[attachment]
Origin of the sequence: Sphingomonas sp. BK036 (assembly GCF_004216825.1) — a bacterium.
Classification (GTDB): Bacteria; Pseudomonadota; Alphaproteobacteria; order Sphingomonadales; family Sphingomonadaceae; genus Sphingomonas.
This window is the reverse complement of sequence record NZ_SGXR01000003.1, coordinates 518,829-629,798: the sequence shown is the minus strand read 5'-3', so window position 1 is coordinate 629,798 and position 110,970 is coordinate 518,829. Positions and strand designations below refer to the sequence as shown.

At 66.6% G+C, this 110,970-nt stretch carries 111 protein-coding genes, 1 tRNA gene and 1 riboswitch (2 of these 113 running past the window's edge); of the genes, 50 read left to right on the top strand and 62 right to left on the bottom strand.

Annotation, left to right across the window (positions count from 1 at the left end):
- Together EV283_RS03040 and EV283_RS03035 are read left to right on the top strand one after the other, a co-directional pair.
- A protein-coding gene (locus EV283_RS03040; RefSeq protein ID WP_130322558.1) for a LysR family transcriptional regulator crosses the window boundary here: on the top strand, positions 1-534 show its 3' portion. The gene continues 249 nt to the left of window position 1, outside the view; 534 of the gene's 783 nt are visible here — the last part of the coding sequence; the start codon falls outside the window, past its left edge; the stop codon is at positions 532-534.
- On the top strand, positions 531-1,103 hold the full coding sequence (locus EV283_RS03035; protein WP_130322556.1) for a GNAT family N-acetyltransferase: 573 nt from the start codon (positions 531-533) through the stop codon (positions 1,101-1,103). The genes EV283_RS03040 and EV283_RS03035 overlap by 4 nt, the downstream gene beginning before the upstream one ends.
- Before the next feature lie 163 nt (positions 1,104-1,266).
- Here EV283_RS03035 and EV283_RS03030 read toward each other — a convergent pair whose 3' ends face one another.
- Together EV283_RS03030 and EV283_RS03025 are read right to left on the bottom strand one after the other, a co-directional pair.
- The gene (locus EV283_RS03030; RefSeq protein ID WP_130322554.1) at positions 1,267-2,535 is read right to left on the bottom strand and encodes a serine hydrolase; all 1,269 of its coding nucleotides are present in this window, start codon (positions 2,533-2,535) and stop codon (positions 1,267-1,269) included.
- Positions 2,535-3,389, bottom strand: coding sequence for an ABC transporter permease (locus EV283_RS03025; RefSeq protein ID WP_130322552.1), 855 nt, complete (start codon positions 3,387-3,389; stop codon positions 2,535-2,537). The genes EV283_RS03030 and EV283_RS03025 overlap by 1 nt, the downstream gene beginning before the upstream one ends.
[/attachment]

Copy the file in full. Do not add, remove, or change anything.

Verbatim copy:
Origin of the sequence: Sphingomonas sp. BK036 (assembly GCF_004216825.1) — a bacterium.
Classification (GTDB): Bacteria; Pseudomonadota; Alphaproteobacteria; order Sphingomonadales; family Sphingomonadaceae; genus Sphingomonas.
This window is the reverse complement of sequence record NZ_SGXR01000003.1, coordinates 518,829-629,798: the sequence shown is the minus strand read 5'-3', so window position 1 is coordinate 629,798 and position 110,970 is coordinate 518,829. Positions and strand designations below refer to the sequence as shown.

At 66.6% G+C, this 110,970-nt stretch carries 111 protein-coding genes, 1 tRNA gene and 1 riboswitch (2 of these 113 running past the window's edge); of the genes, 50 read left to right on the top strand and 62 right to left on the bottom strand.

Annotation, left to right across the window (positions count from 1 at the left end):
- Together EV283_RS03040 and EV283_RS03035 are read left to right on the top strand one after the other, a co-directional pair.
- A protein-coding gene (locus EV283_RS03040; RefSeq protein ID WP_130322558.1) for a LysR family transcriptional regulator crosses the window boundary here: on the top strand, positions 1-534 show its 3' portion. The gene continues 249 nt to the left of window position 1, outside the view; 534 of the gene's 783 nt are visible here — the last part of the coding sequence; the start codon falls outside the window, past its left edge; the stop codon is at positions 532-534.
- On the top strand, positions 531-1,103 hold the full coding sequence (locus EV283_RS03035; protein WP_130322556.1) for a GNAT family N-acetyltransferase: 573 nt from the start codon (positions 531-533) through the stop codon (positions 1,101-1,103). The genes EV283_RS03040 and EV283_RS03035 overlap by 4 nt, the downstream gene beginning before the upstream one ends.
- Before the next feature lie 163 nt (positions 1,104-1,266).
- Here EV283_RS03035 and EV283_RS03030 read toward each other — a convergent pair whose 3' ends face one another.
- Together EV283_RS03030 and EV283_RS03025 are read right to left on the bottom strand one after the other, a co-directional pair.
- The gene (locus EV283_RS03030; RefSeq protein ID WP_130322554.1) at positions 1,267-2,535 is read right to left on the bottom strand and encodes a serine hydrolase; all 1,269 of its coding nucleotides are present in this window, start codon (positions 2,533-2,535) and stop codon (positions 1,267-1,269) included.
- Positions 2,535-3,389, bottom strand: coding sequence for an ABC transporter permease (locus EV283_RS03025; RefSeq protein ID WP_130322552.1), 855 nt, complete (start codon positions 3,387-3,389; stop codon positions 2,535-2,537). The genes EV283_RS03030 and EV283_RS03025 overlap by 1 nt, the downstream gene beginning before the upstream one ends.